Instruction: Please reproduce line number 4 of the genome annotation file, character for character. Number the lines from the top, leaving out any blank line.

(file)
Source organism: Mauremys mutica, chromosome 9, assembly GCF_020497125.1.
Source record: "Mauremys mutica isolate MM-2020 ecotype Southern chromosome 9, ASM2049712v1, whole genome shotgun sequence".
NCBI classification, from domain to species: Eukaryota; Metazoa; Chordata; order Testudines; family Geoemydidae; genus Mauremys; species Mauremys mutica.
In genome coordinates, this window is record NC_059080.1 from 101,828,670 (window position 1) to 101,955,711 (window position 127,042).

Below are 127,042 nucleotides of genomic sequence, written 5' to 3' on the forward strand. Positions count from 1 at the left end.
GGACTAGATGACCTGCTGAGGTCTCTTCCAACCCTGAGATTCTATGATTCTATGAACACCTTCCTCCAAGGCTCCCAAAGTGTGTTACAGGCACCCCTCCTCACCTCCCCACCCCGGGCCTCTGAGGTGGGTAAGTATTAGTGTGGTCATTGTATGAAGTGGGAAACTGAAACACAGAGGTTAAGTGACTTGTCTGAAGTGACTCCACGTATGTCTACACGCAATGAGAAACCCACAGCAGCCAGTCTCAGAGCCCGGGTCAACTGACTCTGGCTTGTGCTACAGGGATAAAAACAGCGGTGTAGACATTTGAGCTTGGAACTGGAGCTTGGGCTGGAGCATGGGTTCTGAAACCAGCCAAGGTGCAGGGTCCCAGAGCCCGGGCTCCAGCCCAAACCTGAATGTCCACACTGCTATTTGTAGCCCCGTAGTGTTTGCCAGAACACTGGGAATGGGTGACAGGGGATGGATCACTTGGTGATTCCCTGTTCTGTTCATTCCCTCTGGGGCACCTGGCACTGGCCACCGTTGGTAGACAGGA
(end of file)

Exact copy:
In genome coordinates, this window is record NC_059080.1 from 101,828,670 (window position 1) to 101,955,711 (window position 127,042).